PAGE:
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Oct. 3 - Doctor’s Corner: Memorial Satilla Health’s Dr. Asit Jha discusses Prostate Cancer Awareness

Category: Editorial & Opinion

By Dr. Asit Jha, Memorial Hospital

October 3, 2017 - As we prepare to enter October and Breast Cancer Awareness, it is important to take the time to recognize another cancer that greatly affects many American men – Prostate Cancer.  

Many men, roughly one in six, will be diagnosed with this form of cancer in their lifetime, which is why it is important for men who meet certain criteria to speak with their doctors to determine if they should be screened for the disease.  

  • Prostate cancer is the 2nd leading cause of cancer diagnosis and death in United States men.  Approximately 161,000 new prostate cancer will be diagnosed in 2017. Approximately 26,700 prostate cancer deaths are expected in 2017.
  • For the average American male, lifetime risk of developing prostate cancer is 16%.  However, risk of dying of prostate cancer is only 2.9%.  In other words, 1 in 6 American males will develop prostate cancer.  However, only 1 in 33 male would die of prostate cancer.  Prostate cancer often grows very slowly and most men die of other causes before the disease becomes clinically advanced, but the risk is not worth your life, considering how easy it is to get tested.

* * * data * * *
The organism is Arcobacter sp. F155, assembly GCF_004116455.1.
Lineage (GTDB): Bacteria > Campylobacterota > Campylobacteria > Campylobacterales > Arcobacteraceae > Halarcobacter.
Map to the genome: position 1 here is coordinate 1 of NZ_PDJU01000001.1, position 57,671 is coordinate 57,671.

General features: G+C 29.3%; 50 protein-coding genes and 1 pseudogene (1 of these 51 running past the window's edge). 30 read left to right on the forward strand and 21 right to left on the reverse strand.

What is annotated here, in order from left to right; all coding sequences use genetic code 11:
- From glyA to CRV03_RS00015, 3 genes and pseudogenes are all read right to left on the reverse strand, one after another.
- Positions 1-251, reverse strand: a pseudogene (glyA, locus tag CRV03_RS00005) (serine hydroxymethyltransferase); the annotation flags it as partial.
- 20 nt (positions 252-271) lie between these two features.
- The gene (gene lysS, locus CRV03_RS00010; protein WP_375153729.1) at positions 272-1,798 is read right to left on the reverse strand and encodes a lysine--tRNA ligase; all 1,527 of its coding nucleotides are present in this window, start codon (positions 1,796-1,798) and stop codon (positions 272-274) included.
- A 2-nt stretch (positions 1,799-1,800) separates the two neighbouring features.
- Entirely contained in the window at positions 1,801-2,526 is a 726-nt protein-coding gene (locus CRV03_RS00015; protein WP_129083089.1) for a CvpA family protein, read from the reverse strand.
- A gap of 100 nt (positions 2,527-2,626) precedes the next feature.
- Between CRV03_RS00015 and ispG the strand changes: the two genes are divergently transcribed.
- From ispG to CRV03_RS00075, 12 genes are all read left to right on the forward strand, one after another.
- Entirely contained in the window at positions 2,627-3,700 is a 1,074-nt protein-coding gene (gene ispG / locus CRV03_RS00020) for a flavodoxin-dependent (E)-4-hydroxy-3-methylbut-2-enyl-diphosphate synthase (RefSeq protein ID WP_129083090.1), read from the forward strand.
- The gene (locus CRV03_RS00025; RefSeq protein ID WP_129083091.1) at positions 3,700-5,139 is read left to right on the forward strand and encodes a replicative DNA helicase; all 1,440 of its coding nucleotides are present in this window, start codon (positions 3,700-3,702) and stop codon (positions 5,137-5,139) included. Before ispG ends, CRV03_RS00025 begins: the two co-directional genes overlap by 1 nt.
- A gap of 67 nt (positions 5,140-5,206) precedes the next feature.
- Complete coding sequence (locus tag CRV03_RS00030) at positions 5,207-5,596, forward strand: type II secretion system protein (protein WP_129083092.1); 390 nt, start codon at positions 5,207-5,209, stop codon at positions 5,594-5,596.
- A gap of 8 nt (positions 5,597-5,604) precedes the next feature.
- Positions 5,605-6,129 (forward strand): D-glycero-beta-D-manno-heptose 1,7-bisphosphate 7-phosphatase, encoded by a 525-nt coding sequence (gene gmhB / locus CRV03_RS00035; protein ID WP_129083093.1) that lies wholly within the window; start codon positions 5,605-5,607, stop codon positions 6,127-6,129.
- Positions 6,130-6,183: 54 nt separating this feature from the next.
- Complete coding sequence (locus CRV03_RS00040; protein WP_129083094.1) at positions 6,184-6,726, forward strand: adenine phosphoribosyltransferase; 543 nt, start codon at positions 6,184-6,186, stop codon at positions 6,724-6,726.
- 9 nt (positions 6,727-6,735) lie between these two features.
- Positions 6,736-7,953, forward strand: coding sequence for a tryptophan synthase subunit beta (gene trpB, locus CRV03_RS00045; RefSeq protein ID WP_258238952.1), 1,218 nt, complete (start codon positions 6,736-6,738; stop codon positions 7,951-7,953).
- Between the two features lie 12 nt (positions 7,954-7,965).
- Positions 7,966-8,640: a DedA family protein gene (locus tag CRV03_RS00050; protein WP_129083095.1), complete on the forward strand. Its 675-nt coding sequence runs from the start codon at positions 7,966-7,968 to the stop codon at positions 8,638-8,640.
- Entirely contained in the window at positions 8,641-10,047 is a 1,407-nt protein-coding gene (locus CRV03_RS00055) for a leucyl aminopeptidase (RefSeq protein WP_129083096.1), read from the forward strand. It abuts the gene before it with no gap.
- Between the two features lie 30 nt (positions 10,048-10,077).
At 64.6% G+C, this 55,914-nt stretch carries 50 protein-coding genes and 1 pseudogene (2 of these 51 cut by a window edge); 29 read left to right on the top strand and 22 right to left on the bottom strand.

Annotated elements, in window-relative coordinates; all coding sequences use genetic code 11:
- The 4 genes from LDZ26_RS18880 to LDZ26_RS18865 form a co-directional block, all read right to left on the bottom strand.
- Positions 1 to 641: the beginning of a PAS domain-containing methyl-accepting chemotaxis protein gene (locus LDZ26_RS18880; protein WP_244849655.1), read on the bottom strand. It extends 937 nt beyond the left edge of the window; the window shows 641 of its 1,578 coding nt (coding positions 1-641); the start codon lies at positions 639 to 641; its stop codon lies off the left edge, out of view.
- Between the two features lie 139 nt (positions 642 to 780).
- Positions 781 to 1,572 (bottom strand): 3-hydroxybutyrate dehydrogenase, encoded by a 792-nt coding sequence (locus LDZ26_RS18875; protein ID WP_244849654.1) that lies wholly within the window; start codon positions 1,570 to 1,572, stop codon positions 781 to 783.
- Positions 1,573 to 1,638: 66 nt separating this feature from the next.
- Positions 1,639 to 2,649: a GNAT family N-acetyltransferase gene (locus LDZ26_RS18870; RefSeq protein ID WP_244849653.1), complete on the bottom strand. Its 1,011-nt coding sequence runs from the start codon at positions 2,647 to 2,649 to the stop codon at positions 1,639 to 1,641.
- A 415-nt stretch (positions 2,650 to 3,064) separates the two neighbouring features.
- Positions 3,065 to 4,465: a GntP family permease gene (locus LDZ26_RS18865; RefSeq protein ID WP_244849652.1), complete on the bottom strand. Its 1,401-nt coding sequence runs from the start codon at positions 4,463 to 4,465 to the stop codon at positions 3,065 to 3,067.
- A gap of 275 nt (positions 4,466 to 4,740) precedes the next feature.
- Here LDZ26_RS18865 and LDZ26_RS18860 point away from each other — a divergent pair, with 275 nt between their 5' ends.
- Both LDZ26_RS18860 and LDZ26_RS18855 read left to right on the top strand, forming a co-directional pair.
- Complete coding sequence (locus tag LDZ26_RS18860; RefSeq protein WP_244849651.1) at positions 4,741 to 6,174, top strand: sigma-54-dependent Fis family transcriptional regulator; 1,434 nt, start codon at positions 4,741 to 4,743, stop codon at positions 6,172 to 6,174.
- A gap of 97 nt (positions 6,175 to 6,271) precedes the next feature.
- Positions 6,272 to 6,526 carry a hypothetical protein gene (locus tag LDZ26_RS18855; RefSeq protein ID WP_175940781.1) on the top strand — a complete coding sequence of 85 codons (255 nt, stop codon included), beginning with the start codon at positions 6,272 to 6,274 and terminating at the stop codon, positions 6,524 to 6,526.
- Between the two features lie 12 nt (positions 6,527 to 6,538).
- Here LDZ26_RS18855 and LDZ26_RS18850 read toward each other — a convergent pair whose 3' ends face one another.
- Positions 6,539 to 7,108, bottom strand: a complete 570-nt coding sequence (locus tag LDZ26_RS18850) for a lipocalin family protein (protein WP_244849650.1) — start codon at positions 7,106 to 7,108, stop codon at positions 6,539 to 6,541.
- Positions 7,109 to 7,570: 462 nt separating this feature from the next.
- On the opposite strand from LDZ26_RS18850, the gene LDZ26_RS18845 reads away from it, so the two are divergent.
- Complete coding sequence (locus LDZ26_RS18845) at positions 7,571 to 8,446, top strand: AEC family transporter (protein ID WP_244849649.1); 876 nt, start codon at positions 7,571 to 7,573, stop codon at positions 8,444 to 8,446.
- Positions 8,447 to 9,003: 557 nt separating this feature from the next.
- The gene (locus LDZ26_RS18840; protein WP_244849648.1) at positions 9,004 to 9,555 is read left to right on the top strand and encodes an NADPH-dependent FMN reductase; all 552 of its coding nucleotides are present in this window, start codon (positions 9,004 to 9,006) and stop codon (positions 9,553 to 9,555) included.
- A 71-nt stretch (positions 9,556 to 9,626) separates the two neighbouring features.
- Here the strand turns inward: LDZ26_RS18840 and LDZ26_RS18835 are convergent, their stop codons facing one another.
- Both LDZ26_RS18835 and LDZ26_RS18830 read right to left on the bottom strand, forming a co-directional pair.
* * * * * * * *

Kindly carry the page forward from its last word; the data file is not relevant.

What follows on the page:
• A diet high in animal fat or low vegetables may increase a man’s risk of prostate cancer.  Dietary supplements have not proven to reduce risk of developing prostate cancer.
  • Prostate cancer screening involves testing for prostate cancer in men who have no symptoms of the disease.  This testing can find cancer at an early stage.  Prostate cancer screening involve blood tests that measures prostate specific antigen (PSA), and a brief, 30 second physical exam.  
  • The most common cause for an elevated PSA is benign prostatic hyperplasia (BPH), a noncancerous enlargement of the prostate.  Other causes include prostate infection, trauma, and sexual activity.
  • Some men are at high risk of prostate cancer.  This include African American men, men with family history of prostate cancer, particularly in relatives younger than age 65, and men who have known or likely to have genetic mutation (BRCA1, BRCA2).  PSA should be checked beginning at age 40-45 in this high risk group of men, if decision for screening is made.
  • Everyone else, regardless of demographics or family history, should be consider and discuss screening with their doctor beginning at age 50.  And just one screening isn’t enough.  Screening should continue every 2-4 years until age 70 or earlier when life expectancy is less than 10 years.

Like most cancers, the best way to beat prostate cancer is early detection, so please speak with your doctor to determine if you should receive the screening.  While we don’t yet have a cure for cancer, by being proactive, we can help reduce the risk that this disease has on your life.

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